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What Do The Cardiac Ultrasound Results Indicate?

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Posted on Tue, 24 Oct 2017
Question: Hi can you please shed some light on this for me. (basic history) I had an PE in 1991 which needed surgery to remove I was already in a bad state after a RTA and 2 months later got the PE which was truly life threatening and changed my life drastically, I did recover some complications after the surgery including fluid around the lungs ( I think one collapsed when I had the PE) This was drained off, the fluid around my heart resolved once i got XXXXXXX Over the years I was always ill and really fatigued leading to a diagnoses of CFS/ME. I always had my doubts about this diagnoses as I believed it was linked to all the trauma and surgeries I had. Last year I got worse so done some research for my self which lead to me getting tested for sleep apnea and I was diagnosed with sleep apnea and given a CPAP machine. I then noticed my oxygen where still low during the day ranging from 90 to 96, So I was referred for more test on my respiratory system and heart. My lung function was 70% and showed some obstruction on the breathing test and was put on an inhaler. What I need help with is understanding my latest results from a letter of my heart as there appears to be some anomalies. Can you please take a look at this extract from the actual letter and explain it to me please. I'm looking for specific explanation of the two anomalies I think is in this letter, and are these anomalies caused by the PE I had as I believe they are, their is no family history of heart problems. I would like to know the percentage or in your professional view the likelihood that these are due to the PE I had. Can you tell me what it means long term for my heart health and any treatment that can be used for it, I would like to be prepared as much as possible for my follow up appoint which is over a month away! Extract below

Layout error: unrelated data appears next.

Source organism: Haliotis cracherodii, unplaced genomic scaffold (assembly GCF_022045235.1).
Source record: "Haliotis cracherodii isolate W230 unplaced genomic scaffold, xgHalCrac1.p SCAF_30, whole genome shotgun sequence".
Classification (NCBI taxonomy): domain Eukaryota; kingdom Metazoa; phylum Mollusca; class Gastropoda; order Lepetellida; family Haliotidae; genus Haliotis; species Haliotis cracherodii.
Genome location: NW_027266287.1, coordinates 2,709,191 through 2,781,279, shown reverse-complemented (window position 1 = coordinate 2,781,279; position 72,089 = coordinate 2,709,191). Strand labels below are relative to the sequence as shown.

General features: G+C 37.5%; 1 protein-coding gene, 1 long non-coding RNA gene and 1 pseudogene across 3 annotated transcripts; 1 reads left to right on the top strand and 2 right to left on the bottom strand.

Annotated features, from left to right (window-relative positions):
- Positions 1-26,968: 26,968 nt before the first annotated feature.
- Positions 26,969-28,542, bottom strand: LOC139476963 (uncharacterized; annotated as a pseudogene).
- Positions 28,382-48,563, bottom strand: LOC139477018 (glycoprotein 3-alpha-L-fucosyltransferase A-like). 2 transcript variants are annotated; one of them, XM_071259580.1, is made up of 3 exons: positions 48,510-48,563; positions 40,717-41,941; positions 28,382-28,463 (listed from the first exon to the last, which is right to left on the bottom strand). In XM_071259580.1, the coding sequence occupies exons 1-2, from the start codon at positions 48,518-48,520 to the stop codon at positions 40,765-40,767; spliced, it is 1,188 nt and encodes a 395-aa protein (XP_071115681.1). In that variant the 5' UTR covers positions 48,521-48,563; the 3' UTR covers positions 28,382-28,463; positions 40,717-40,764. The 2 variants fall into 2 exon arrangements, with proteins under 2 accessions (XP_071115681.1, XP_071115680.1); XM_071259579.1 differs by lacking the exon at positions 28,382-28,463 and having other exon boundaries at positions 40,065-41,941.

I have the results of this gentleman's echo which was done to look for any CTEPH because of his previous PE with surgical embolectomy. i am pleased to say that his LV shows normal dimensions, ejection fraction estimated 59% with reduced longitudinal function. LA is normal dimension, no obvious valve problems, RA and RV are within normal dimensions and good contraction. Pulmonary artery systolic pressure is normal. PA and RV outflow tract appear mildly dilated. Therefore no evidence of CTEPH.
doctor
Answered by Dr. Ilir Sharka (1 hour later)
Brief Answer:
My opinion as follows:

Detailed Answer:
Hello again, dear xxxxxx

I would like to give some more explanations regarding your cardiac ultrasound findings as follows:

Your left heart chambers seems to be within normal ranges as stated, so there is no left heart cardiomyopathy.

Regarding your right heart chambers, as your right atrium and ventricle are within normal ranges and also right ventricle function is preserved a right heart cardiomyopathy is excluded. This conclusion is supported also by the fact pulmonary artery systolic pressure (PASP) is normal.

So, in conclusion CTEPH (chronic tromboembolic pulmonary hypertension) is totally excluded.

Your should relax and don#t worry about this issue.

What is recommended in this regards is to avoid any favoring factor for circulating blood stasis and pro-coagulation factors.

The most important is to control increased body weight and sedentary life-style.
Avoid close smoking contacts.